Corruption and Violence, Not Failed Ideologies, Are Driving Central America’s Exodus

Corruption and Violence, Not Failed Ideologies, Are Driving Central America’s Exodus
A Honduran migrant mother and her child stand in line to board a bus that will take them and other migrants to Monterrey, from an immigration center in Nuevo Laredo, Mexico, July 18, 2019 (AP photo by Marco Ugarte).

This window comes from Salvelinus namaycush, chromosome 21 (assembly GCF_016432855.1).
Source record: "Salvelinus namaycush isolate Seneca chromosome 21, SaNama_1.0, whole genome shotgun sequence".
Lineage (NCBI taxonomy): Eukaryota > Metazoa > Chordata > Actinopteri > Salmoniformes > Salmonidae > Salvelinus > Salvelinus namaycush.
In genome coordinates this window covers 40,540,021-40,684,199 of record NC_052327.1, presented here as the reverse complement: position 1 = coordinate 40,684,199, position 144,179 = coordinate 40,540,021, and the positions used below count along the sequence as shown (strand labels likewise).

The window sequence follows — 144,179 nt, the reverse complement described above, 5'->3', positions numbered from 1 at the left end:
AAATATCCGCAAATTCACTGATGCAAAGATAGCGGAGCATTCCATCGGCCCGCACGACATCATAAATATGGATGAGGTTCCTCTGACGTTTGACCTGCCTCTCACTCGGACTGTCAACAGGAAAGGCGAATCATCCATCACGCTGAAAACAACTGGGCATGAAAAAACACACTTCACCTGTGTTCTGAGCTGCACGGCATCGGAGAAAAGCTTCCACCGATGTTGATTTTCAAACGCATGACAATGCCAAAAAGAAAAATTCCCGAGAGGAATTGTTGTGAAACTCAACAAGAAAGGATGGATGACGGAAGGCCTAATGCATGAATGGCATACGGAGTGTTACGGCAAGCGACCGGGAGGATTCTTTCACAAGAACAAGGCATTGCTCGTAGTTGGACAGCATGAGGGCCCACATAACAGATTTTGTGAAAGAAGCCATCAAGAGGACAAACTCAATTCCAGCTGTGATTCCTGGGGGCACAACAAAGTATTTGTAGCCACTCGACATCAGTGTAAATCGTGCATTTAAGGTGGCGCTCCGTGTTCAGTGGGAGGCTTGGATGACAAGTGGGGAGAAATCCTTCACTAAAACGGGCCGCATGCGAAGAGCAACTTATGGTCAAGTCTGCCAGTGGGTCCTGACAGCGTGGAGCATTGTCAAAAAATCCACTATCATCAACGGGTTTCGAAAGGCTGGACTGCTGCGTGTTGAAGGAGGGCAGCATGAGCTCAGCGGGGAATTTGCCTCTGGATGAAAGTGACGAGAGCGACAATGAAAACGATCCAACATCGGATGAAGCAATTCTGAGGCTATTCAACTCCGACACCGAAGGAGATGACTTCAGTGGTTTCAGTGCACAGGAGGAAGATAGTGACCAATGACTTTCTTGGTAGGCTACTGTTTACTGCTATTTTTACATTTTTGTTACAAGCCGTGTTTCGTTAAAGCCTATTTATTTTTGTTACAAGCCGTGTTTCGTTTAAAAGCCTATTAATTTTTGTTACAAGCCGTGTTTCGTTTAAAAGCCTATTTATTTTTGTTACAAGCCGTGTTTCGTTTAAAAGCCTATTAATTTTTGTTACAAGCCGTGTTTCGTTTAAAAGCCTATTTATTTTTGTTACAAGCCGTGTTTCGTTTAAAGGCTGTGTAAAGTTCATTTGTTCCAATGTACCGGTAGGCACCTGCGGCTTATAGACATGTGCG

Latin America is experiencing the largest migration crisis in its modern history, with millions of people fleeing desperate conditions in Central America and Venezuela in search of refuge elsewhere in the hemisphere. Nowhere has the human drama translated into a more acute political battle than in the United States, where President Donald Trump has placed immigration at the center of his administration’s agenda, making it a prominent issue in the nation’s political debate in the run-up to the 2020 presidential election. Last week, Judah Grunstein, WPR’s editor-in-chief and a longtime friend, offered a thoughtful analysis of the reasons triggering the regional crisis and this human exodus. Thoughtful, yes, but I believe Judah got it wrong. The main problem with his argument is that he placed it in what is an increasingly irrelevant post-Cold War framework. In the aftermath of the Cold War, governments in Latin America followed two distinct paths, he explained. The choices were the market-oriented Washington Consensus, or the revolutionary leftist strategy of Venezuela’s Hugo Chavez. Each approach was based on assumptions that promised much and delivered little, leaving behind economies in shambles. With both paths failing to improve conditions, Judah concluded, the inevitable response for much of the population was to leave. “It’s hard not to see the region’s current humanitarian crisis through the prism of those earlier misguided assumptions,” he wrote. Maybe it’s hard not to see it this way, but it’s worth trying. In Judah’s framing, the two models offered a left-right binary choice, much in the style of the Cold War era. And there’s no doubt that remnants of Cold War ideologies were at play—Chavez was clearly an heir to the revolutionary rhetoric and aspirations of Cuba’s Fidel Castro. But those musty old ideological divisions are not very useful in explaining why, for example, El Salvador is one of the countries whose population is today fleeing en masse. After all, until a few months ago, El Salvador had alternated between leftist and right-wing governments that traced their lineage to the combatants in that country’s civil war, with no significant impact on policy or quality of life for the population. In fact, while the Washington Consensus has been discredited, it left behind economic paradigms that are tacitly accepted across the political spectrum. Governments on the left—like those in Bolivia and Uruguay—as well as the right accept the need for fiscal responsibility and generally seek to attract foreign investment. There are tactical and ideological differences, to be sure. Leftists have nationalized industries and expanded social programs, for instance. But every country, including every leftist government, is trying to harness the power of the market. What Judah’s analysis overlooks are the most powerful factors fueling the current crisis: corruption and the associated collapse of the rule of law. There’s no question that poverty, lack of economic opportunities and the search for a more prosperous life are major drivers of migration in Latin America and globally. But what we see, above all, is a stampede of people fleeing for their lives. And they are fleeing not only because their lives are in danger, but because governments have proven incapable, unwilling or too deeply compromised to protect them.